It’s clear that you should at least consider Google Android as an operating system if you were designing a smartphone or tablet, given the growing popularity of the platform. But will Android ever fit into wireless-enabled embedded systems designed for specialized applications? Until recently, I would have said no. But I’ve come to believe that embedded design teams should at least consider Android in many applications even if the Linux-based operating system is combined with a more traditional embedded software platform.
Why Android? I’ll discuss some potential advantages for the design team in a moment, but let’s start with the end user or the operator of the embedded product. You can go a long way toward satisfying the customer, or the customer’s customer, by providing a known user interface. You can even provide the same experience that an operator is familiar with in terms of an application.
Let’s consider an example. Say you are building a wireless-enabled embedded system that includes a GPS. A simple example might be the tablet that couriers use as they deliver packages. A more complex example might be a system deployed in some type of transportation application -- perhaps a vision-oriented highway safety system that classifies traffic.
A GPS function in such applications would serve to automatically track data relative to location. But the operator might also require or benefit from access to the GPS function. Why not provide that operator with the same Android-based GPS application that the person uses on their personal smartphone? Now let’s turn back to the design team. The trend is to try and not reinvent functionality in system design today. Time to market matters. A platform such as Android might speed time to market via inherent support for GPS or other functions while providing a known user interface to the operator.
You can extend the concept quite easily. Perhaps your embedded application could take advantage of text messaging. There are an amazing number of other embedded apps coming to the Android platform. Many or most will never have a place in a serious embedded system design, but some might fit surprisingly well.
The fact is that we’ve seen a similar scenario play out before. Consider how many embedded products use some form of Windows or Linux today. In some cases the general-purpose operating system can host the entire embedded application. In other cases it may just host the user interface serving to put a familiar display in front of the operator.
Embedded teams have a lot of similar flexibility as to how they might utilize Android. Going forward, many potential users of an embedded system will have familiarity with the Android user interface. Operators will already understand how to use gestures and swipes. And design teams wouldn’t have to implement such capability from the ground up.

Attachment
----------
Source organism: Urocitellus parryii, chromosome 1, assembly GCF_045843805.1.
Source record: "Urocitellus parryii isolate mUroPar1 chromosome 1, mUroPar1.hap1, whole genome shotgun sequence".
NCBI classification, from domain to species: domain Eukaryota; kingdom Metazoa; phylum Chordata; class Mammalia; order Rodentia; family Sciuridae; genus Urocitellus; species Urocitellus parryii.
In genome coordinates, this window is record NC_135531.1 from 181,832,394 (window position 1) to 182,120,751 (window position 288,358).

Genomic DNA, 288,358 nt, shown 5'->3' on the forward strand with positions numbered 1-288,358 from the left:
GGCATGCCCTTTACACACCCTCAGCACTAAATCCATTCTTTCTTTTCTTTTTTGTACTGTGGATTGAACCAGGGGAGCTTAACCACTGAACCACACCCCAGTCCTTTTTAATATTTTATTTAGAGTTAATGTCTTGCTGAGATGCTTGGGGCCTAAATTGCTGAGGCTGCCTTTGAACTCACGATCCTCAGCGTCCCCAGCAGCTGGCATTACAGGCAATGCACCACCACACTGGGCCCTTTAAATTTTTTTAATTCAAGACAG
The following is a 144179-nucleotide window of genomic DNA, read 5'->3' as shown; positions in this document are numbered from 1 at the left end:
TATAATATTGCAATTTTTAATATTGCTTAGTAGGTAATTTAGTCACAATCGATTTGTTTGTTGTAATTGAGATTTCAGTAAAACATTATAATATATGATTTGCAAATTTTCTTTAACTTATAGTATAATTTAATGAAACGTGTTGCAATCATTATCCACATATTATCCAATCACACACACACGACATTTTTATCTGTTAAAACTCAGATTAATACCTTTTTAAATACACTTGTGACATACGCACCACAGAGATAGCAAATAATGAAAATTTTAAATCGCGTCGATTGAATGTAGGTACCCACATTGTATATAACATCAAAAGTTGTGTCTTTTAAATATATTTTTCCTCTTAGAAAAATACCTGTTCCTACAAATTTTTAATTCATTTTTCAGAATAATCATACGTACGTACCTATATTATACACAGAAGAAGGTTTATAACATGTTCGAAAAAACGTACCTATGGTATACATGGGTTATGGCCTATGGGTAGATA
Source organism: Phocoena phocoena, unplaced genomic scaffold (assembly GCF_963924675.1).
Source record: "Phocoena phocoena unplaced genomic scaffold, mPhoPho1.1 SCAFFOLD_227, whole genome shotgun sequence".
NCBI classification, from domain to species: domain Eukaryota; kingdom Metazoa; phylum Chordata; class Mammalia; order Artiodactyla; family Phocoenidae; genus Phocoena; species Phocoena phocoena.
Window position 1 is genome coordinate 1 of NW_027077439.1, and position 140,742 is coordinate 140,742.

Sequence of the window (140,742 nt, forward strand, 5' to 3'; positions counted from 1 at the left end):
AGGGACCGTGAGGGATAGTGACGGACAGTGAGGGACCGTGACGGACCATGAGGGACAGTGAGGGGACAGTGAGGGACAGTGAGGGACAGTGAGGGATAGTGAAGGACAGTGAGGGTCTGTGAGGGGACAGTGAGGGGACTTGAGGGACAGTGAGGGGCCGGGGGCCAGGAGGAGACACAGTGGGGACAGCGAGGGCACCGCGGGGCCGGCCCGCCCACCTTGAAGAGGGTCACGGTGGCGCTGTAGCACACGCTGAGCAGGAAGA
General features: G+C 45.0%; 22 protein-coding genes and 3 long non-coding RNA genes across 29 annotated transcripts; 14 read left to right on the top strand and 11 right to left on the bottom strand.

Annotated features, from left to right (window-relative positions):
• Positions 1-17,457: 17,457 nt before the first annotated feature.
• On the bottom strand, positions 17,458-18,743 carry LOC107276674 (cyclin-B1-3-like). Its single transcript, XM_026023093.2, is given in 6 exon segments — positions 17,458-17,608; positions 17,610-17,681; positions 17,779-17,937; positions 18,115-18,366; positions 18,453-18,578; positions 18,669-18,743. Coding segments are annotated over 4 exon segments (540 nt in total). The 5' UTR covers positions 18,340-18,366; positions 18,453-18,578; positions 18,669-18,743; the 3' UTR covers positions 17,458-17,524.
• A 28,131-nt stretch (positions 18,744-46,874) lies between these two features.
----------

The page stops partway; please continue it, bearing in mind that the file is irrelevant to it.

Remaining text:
Fortunately, Moore’s Law means that many applications can afford the processing power required to run Android even if the platform serves no function other than the user interface. Many embedded applications that don’t have hard real-time requirements could also be executed on the platform.
There are many reasons your application might require a different operating system. You might have security issues that require a specialized operating system. The previously-mentioned real-time aspects might also prompt a different choice. That doesn’t mean you shouldn’t still use Android in the system. Indeed many embedded systems combine Windows or Linux with a real-time operating system.
Embedded teams can pursue two paths in combining Android with another operating system. With the falling price of processors, you might just use two. Many mobile phones integrate multiple processors. But you can also utilize virtualization technology to simultaneously host multiple operating systems on one processor. Most of the real-time-operating-system vendors support virtualization and allow you to separate mission-critical tasks on one operating system while hosting a user interface or other application on a platform such as Android.
Again you may ask why Android? It’s a fair question why you should choose Android compared to another mobile operating system with inherent wireless support. But you don’t have many choices. Windows mobile is one but it has lost traction in the mobile space. We don’t yet know if Microsoft’s new partner Nokia might revive the Windows Mobile platform.
The Apple iPad platform would be the obvious choice given its broad use and robust feature set. But Apple won’t be licensing its platform. Symbian is not a legitimate choice considering that even Nokia is moving away from that in-house platform. Intel continues to pursue MeeGo. But it appears Intel has lost Nokia as a partner.
Whether you believe in Google as a technology purveyor to the embedded market or not, Android is the lone platform that promises broad deployment and longevity. As an embedded designer, you can’t expect a lot of help from Google. But fortunately the embedded operating system community appears poised to support Android.
Android won’t be right from all systems. Some applications won’t be able to afford – from a cost or power perspective -- an Android-capable processor and memory. But don’t dismiss the concept until you consider what it might simplify in your system design and what benefits it might bring to your customer and their customers.